posted by Civil_Disobedient at 4:44 PM on July 14, 2009

You're really overthinking this. I regularly leave hard drives lying around on the floor, on desks, on a table, wherever with no problems. My cat walks on the hard drives and no problem. Is it possible it could get damaged? I guess. But you're grossly overestimating the fragility of the drives as long as you don't drop it on a cement floor or deliberately shock it.
posted by Justinian at 5:18 PM on July 14, 2009

It's probably not necessary. You would probably be just fine storing it in a drawer with your wool sweaters, honestly. I've done worse and been okay.

I've actually been surprised that the HD manufacturers have kept shipping drives in those envelopes over the years. I think it might have more to do with protecting them in the industrial environments where they're manufactured and shipped than something you need to be religious about at home.
posted by Kadin2048 at 8:25 PM on July 14, 2009

The vibrations of the shipping environment can build up a static charge pretty quickly. That's why they demand anti-static bags. At home, sitting on a shelf, not a problem. If you are really worried, wrap it in tin foil.
posted by gjc at 8:58 PM on July 14, 2009

Funny. I was more concerned with mailing the laptop.
You have to package it in a large box with at least an inch threshold on all sides.
Assume it will be drop-kicked several times. Use LOTS of bubble wrap.

The most anti-static place in any home is the kitchen.
Never heard of the foil wrap. Interesting. Mentioned twice.
posted by will wait 4 tanjents at 11:08 PM on July 14, 2009

Response by poster: Thanks everyone!

will wait 4 tanjents - I have infinite bubble wrap ready and waiting to mail off my laptop, so that's okay. It's being sent off for a number of physical repairs anyway, so if it takes a little more beating in transit, that'll get fixed up with everything else. I can't do anything about how they choose to package it on the way back, but hopefully that will be all right.
posted by pemberkins at 7:45 AM on July 15, 2009

Metallic foil is a bad idea because it is strongly conductive. As aubilenon noted, anti-static bags are weakly conductive.
The bags are trash at IT departments so there isn't a need to buy them if you are in a city and know someone who works at a company with an IT department.
Movement causes charge buildup. So, when working with electronics, be an efficient minimalist.
The damage caused to circuit boards by static discharge is microscopic and may not cause immediate, total failure. So it is difficult to know that careless handling is of no consequence. The damage may contribute to a future failure, an intermittent problem, or a temperature dependent problem. Often careless handling appears to have no effect. But the cost of careful handling is often small so it may be worth it to take some care.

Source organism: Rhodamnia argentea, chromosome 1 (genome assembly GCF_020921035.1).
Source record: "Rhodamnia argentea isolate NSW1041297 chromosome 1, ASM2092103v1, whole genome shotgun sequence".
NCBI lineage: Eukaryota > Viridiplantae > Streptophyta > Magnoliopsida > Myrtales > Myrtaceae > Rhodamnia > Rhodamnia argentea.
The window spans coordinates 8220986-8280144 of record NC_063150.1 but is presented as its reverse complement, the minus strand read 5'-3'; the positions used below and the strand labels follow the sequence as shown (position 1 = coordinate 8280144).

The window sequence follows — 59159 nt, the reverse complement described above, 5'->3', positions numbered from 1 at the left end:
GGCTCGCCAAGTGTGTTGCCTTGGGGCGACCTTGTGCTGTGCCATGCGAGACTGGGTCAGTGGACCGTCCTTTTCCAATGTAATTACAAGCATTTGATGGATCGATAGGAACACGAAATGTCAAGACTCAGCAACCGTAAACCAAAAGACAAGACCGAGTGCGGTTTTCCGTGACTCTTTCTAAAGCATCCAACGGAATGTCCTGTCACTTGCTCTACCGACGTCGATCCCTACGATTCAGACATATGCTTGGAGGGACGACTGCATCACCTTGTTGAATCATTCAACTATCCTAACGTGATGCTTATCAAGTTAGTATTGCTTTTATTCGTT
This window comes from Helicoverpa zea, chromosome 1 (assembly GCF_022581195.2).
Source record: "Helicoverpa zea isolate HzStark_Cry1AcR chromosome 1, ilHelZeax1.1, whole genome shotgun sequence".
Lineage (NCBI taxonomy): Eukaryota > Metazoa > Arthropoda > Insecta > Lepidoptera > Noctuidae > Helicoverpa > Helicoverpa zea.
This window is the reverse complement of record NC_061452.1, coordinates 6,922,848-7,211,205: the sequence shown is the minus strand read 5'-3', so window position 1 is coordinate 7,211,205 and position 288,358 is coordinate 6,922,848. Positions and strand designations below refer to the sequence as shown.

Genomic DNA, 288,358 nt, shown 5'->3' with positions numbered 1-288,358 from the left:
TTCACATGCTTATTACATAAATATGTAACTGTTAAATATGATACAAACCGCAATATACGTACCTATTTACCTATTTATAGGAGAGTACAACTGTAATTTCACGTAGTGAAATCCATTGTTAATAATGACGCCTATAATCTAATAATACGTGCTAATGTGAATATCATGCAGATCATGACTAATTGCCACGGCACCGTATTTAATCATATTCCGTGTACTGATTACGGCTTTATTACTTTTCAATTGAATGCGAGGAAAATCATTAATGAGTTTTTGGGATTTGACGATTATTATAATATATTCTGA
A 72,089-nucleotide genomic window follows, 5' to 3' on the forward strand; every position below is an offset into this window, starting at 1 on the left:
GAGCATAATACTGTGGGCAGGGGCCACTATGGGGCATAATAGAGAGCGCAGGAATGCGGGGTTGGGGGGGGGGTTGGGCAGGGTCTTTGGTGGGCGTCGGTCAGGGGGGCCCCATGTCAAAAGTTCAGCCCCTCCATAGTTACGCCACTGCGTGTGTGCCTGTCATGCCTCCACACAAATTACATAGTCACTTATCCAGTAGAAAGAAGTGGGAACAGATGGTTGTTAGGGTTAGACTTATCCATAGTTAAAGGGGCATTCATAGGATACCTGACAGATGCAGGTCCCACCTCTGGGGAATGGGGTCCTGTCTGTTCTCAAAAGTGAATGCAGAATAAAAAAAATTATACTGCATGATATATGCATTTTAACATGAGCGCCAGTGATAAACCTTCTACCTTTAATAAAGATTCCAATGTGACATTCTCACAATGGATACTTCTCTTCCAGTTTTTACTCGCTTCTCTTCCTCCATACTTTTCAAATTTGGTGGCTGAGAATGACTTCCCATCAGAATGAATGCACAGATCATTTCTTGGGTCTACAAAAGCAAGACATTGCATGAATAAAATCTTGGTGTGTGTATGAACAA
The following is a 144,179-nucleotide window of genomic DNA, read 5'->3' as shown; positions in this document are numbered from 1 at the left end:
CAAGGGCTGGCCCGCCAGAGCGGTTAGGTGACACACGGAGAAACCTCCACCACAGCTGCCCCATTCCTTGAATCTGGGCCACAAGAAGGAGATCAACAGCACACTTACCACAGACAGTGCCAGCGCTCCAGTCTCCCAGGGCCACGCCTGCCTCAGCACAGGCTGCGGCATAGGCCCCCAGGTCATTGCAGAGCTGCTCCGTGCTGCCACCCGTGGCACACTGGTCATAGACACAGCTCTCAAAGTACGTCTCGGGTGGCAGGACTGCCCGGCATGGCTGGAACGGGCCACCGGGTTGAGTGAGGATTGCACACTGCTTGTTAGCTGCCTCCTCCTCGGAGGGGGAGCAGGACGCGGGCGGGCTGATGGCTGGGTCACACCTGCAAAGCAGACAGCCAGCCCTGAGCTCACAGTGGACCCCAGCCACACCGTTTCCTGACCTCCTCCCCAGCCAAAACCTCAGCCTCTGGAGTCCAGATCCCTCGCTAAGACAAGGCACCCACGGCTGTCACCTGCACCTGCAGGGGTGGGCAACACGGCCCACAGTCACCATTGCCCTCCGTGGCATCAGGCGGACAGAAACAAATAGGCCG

posted by llc at 12:13 PM on July 15, 2009

Metallic foil is fine because there is no current flowing in the drive, nothing to short out. The point of anti-static shielding is to conduct any spot charges to the "plate" as a whole so the potential is lower. Doesn't matter.
posted by gjc at 6:06 PM on July 15, 2009

Electrostatic discharge (ESD) damages electronics by causing very high peak currents to flow through very small components. If a hard drive's interface pins or some part of its logic board were to come into contact with an object with a high-voltage electrostatic charge, a large peak current would flow through that point of contact until the charge on the external object and the charge on the hard drive as a whole equalized.

Because like charges repel, the charge on any conductive object will spread as far apart as possible, which puts it all on the outside. This applies to a hollow conductive object just as much as to solid ones. A piece of electronics wrapped in something conductive is a hollow conductive object, which means that the electronics inside the conductive shield can't be exposed to high peak currents via electrostatic charge equalization.

However, an item in the process of being wrapped in a conductive shield is not yet fully surrounded by that shield. If there's an electrostatic potential difference between the item being wrapped and the person or machine doing the wrapping, a discharge current will flow through the conductive shield material and into the item; and if the first part of the item touched by the shield material happens to be one that's susceptible to ESD damage and the shield material is conductive enough to translate that potential difference into a large discharge current, then damage there will be.

Antistatic bags are only weakly conductive because (a) it's easier to make weakly conductive plastics than strongly conductive ones (b) weakly conducting shielding works very nearly as well as strongly conducting shielding to prevent internal current flows inside fully wrapped objects (c) weakly conducting shielding reduces the peak discharge current caused by any given potential difference, usually to levels that will cause no damage to components.